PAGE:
Glossary

Below are some of the most used terms and definitions in the world of banking, finance and investment.

Secondary Market

A market where investors purchase securities or assets from other investors, rather than from issuing companies themselves. The national exchanges - such as the New York Stock Exchange and the NASDAQ are secondary markets. Secondary markets exist for other securities as well, such as when funds, investment banks, or entities such as Fannie Mae purchase mortgages from issuing lenders. In any secondary market trade, the cash proceeds go to an investor rather than to the underlying company/entity directly.

Shareholder

Any person, company, or other institution that owns at least one share in a company. A shareholder may also be referred to as a "stockholder."

Soft Skills

The character traits and interpersonal skills that characterize a person's relationships with other people. In the workplace, soft skills are considered a complement to hard skills, which refer to a person's knowledge and occupational skills. Sociologists may use the term soft skills to describe a person's "EQ" or " Emotional Intelligence Quotient" (as opposed to "IQ").

Stock

A type of security that signifies ownership in a corporation and represents a claim on part of the corporation's assets and earnings. There are two main types of stock: common and preferred. Common stock usually entitles the owner to vote at shareholders' meetings and to receive dividends. Preferred stock generally does not have voting rights, but has a higher claim on assets and earnings than the common shares. For example, owners of preferred stock receive dividends before common shareholders and have priority in the event that a company goes bankrupt and is liquidated. Also known as "shares" or "equity".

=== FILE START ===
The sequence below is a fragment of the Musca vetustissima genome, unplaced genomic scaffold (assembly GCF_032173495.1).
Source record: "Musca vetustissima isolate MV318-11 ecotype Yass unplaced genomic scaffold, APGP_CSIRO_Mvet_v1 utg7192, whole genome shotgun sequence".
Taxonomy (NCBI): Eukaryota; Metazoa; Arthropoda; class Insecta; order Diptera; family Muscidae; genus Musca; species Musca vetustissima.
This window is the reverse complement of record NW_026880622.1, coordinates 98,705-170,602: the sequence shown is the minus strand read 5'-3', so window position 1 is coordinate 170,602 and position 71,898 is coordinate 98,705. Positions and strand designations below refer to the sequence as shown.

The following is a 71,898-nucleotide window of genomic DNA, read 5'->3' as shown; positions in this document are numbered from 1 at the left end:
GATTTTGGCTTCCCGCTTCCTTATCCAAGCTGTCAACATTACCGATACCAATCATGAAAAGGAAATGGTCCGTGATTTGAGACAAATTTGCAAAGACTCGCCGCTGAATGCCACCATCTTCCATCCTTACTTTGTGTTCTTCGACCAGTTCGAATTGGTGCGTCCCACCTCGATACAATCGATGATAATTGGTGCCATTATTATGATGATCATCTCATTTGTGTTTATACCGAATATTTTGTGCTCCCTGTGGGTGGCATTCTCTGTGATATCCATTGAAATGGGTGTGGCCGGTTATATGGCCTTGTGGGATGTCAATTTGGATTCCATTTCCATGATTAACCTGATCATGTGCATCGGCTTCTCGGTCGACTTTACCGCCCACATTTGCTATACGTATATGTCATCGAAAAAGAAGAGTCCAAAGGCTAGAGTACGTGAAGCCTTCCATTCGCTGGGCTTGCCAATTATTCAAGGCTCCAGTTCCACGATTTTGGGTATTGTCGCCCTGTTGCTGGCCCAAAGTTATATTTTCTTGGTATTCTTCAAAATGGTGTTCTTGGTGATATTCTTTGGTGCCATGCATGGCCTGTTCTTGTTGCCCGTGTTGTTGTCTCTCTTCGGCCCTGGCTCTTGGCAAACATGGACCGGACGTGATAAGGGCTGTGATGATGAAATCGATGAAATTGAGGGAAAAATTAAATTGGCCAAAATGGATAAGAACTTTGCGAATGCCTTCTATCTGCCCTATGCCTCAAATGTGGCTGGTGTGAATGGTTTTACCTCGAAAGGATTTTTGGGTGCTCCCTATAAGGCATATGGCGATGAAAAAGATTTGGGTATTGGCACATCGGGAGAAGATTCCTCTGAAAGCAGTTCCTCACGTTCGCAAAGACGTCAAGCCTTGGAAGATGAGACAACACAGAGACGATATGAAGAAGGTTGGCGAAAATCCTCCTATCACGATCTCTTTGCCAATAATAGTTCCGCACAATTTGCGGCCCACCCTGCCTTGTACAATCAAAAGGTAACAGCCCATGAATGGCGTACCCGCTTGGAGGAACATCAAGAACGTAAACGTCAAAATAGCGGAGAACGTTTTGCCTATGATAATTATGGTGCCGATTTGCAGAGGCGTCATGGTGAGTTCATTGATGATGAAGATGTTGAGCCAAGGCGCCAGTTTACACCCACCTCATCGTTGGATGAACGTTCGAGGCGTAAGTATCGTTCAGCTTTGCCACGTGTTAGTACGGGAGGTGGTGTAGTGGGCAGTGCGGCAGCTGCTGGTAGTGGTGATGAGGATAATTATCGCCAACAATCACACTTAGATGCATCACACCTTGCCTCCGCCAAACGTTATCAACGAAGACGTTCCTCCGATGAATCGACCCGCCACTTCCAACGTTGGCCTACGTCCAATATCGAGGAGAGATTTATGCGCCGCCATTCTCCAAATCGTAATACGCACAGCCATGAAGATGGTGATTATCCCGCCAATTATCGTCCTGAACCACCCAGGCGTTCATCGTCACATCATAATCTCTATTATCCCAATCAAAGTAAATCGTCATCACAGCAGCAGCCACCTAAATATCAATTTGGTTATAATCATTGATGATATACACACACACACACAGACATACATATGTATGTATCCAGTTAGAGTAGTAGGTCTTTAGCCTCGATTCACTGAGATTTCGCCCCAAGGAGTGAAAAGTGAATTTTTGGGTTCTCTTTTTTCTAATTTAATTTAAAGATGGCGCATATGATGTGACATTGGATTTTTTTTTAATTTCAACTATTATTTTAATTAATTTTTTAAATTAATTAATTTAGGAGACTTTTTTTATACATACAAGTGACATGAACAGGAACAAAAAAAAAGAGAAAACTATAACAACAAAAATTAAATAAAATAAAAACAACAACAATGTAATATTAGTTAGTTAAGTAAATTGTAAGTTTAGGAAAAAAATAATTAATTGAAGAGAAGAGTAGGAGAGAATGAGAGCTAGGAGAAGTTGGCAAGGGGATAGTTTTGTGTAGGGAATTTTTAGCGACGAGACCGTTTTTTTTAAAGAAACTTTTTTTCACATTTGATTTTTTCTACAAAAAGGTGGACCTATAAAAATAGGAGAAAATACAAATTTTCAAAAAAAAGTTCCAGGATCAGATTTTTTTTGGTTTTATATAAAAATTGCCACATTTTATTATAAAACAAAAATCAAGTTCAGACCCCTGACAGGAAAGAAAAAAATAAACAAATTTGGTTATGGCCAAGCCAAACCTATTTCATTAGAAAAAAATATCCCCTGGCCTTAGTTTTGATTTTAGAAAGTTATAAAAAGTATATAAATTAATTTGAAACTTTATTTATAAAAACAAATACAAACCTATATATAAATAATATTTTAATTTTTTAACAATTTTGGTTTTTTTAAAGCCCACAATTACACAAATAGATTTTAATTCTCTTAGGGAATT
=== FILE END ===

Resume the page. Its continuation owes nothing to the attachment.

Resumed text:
Stock Market

The market in which shares are issued and traded either through exchanges or over-the-counter markets. Also known as the equity market, it is one of the most vital areas of a market economy as it provides companies with access to capital and investors with a slice of ownership in the company and the potential of gains based on the company's future performance.

Strategic Asset Allocation

A portfolio strategy that involves periodically rebalancing the portfolio in order to maintain a long-term goal for asset allocation.

Strategic Financial Management

Managing an organization's financial resources so as to achieve its business objectives and maximize its value. Strategic financial management involves a defined sequence of steps that encompasses the full range of a company's finances, from setting out objectives and identifying resources, analyzing data and making financial decisions, to tracking the variance between actual and budgeted results and identifying the reasons for this variance. The term "strategic" means that this approach to financial management has a long-term horizon.